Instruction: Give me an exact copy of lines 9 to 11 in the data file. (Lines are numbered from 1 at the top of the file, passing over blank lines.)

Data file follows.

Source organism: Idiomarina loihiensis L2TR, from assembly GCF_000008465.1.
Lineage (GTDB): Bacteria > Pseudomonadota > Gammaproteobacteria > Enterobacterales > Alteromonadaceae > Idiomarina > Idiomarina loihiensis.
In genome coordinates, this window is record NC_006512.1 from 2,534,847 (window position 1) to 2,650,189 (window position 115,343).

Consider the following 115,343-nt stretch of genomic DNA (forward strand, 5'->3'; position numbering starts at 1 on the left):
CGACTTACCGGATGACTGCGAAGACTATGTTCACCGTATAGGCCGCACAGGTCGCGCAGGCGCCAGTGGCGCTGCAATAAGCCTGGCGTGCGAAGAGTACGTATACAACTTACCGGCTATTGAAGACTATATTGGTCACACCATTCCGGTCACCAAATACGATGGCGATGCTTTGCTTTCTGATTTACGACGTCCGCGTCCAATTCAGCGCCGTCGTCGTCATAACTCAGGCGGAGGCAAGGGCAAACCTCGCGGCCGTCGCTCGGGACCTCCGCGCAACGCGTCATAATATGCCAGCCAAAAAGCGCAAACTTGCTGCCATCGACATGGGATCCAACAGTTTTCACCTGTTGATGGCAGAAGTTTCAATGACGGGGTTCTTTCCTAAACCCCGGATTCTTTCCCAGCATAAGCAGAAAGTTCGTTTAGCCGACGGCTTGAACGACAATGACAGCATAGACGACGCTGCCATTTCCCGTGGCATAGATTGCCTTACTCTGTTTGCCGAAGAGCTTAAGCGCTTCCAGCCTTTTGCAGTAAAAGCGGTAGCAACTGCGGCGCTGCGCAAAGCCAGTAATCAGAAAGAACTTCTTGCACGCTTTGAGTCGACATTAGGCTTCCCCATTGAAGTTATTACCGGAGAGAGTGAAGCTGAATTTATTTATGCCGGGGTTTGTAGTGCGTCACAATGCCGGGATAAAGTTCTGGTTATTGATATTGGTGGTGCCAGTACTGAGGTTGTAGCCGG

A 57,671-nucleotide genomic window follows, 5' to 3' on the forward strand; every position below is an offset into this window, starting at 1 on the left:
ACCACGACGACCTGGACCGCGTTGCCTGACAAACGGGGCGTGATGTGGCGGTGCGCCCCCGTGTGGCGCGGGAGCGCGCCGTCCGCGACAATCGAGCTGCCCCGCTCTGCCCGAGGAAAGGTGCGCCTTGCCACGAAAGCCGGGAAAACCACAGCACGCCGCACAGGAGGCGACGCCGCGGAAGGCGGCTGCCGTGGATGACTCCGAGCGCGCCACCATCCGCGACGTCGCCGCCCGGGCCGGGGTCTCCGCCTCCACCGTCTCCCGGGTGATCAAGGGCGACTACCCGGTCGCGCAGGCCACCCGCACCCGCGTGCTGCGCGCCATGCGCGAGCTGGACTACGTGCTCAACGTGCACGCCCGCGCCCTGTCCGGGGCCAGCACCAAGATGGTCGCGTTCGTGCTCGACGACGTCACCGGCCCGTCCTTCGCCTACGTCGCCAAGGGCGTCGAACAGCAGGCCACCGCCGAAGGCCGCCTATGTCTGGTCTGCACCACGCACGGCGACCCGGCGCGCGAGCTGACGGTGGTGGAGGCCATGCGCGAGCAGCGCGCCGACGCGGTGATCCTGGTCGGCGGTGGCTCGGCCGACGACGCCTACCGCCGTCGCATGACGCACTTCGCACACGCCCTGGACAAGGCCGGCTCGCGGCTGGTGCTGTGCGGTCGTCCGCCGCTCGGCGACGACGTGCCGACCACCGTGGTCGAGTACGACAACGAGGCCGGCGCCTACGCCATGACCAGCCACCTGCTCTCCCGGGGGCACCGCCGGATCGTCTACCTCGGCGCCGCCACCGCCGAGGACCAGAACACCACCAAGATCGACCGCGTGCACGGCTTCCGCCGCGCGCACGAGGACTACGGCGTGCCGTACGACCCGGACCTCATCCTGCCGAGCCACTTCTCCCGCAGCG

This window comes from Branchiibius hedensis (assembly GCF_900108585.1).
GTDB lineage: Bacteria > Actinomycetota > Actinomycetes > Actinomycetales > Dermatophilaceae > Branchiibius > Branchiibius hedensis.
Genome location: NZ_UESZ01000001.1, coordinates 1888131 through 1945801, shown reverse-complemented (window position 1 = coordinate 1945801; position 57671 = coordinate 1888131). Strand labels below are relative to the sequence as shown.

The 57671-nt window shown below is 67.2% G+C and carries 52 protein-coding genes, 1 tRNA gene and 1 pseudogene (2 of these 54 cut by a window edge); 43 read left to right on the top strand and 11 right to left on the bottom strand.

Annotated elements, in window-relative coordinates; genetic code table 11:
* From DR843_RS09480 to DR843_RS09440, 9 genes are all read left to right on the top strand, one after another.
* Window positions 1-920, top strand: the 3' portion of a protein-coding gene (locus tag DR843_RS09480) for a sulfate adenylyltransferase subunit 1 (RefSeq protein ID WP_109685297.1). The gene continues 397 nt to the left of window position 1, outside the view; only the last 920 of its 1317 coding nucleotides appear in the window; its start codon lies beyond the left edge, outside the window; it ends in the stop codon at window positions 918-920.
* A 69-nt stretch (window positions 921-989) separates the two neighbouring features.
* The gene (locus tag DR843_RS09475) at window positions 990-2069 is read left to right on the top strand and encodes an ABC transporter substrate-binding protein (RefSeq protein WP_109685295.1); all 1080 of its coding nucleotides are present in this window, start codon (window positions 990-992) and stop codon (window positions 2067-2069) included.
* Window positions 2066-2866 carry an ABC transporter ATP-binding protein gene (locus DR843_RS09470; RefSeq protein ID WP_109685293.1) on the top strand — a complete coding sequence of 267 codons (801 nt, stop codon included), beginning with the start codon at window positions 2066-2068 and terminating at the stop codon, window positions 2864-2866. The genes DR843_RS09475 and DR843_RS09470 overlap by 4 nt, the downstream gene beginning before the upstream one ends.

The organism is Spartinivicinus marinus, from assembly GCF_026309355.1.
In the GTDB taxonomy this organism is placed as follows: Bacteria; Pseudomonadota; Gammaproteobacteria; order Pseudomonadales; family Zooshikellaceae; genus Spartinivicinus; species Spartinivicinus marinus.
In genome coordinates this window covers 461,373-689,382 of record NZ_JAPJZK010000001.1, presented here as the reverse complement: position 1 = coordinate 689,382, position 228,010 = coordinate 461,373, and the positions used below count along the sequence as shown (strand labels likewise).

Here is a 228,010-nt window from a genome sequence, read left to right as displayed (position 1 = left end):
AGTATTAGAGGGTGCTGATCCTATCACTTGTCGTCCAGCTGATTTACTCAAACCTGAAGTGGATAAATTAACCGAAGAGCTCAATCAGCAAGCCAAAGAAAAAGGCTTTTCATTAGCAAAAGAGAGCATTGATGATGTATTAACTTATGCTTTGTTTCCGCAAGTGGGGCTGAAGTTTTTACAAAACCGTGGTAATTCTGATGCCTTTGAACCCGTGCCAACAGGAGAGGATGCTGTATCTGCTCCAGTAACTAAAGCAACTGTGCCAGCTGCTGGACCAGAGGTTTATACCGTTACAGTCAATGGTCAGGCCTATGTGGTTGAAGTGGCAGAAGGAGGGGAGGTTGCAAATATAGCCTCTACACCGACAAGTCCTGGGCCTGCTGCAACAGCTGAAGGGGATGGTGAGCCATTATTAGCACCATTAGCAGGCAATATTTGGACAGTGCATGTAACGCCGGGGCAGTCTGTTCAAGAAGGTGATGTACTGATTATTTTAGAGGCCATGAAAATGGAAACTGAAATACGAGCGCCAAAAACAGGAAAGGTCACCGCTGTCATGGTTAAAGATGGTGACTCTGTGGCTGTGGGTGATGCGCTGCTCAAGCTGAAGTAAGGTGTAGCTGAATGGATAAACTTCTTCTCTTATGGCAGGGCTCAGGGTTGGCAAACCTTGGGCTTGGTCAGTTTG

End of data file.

GTDB lineage: Bacteria > Actinomycetota > Actinomycetes > Actinomycetales > Dermatophilaceae > Branchiibius > Branchiibius hedensis.
Genome location: NZ_UESZ01000001.1, coordinates 1888131 through 1945801, shown reverse-complemented (window position 1 = coordinate 1945801; position 57671 = coordinate 1888131). Strand labels below are relative to the sequence as shown.

The 57671-nt window shown below is 67.2% G+C and carries 52 protein-coding genes, 1 tRNA gene and 1 pseudogene (2 of these 54 cut by a window edge); 43 read left to right on the top strand and 11 right to left on the bottom strand.